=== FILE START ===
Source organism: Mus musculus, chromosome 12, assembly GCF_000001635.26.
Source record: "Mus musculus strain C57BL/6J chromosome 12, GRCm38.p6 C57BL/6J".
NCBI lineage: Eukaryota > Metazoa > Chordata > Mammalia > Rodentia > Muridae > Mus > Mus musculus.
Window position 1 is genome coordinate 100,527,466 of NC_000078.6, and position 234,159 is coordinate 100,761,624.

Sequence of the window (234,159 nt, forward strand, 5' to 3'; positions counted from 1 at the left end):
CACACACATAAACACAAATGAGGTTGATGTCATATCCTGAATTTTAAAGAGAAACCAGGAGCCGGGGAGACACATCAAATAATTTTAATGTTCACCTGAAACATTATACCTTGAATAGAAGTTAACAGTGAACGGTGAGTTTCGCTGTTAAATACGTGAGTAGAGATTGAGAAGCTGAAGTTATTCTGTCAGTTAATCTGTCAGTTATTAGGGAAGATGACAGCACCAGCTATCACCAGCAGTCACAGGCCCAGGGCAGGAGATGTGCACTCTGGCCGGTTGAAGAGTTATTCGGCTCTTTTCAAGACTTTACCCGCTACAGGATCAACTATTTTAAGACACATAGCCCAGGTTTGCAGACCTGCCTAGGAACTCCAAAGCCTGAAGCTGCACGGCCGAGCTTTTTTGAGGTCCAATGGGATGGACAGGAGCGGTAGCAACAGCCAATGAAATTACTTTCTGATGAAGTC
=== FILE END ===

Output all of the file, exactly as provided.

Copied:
Source organism: Mus musculus, chromosome 12, assembly GCF_000001635.26.
Source record: "Mus musculus strain C57BL/6J chromosome 12, GRCm38.p6 C57BL/6J".
NCBI lineage: Eukaryota > Metazoa > Chordata > Mammalia > Rodentia > Muridae > Mus > Mus musculus.
Window position 1 is genome coordinate 100,527,466 of NC_000078.6, and position 234,159 is coordinate 100,761,624.

Sequence of the window (234,159 nt, forward strand, 5' to 3'; positions counted from 1 at the left end):
CACACACATAAACACAAATGAGGTTGATGTCATATCCTGAATTTTAAAGAGAAACCAGGAGCCGGGGAGACACATCAAATAATTTTAATGTTCACCTGAAACATTATACCTTGAATAGAAGTTAACAGTGAACGGTGAGTTTCGCTGTTAAATACGTGAGTAGAGATTGAGAAGCTGAAGTTATTCTGTCAGTTAATCTGTCAGTTATTAGGGAAGATGACAGCACCAGCTATCACCAGCAGTCACAGGCCCAGGGCAGGAGATGTGCACTCTGGCCGGTTGAAGAGTTATTCGGCTCTTTTCAAGACTTTACCCGCTACAGGATCAACTATTTTAAGACACATAGCCCAGGTTTGCAGACCTGCCTAGGAACTCCAAAGCCTGAAGCTGCACGGCCGAGCTTTTTTGAGGTCCAATGGGATGGACAGGAGCGGTAGCAACAGCCAATGAAATTACTTTCTGATGAAGTC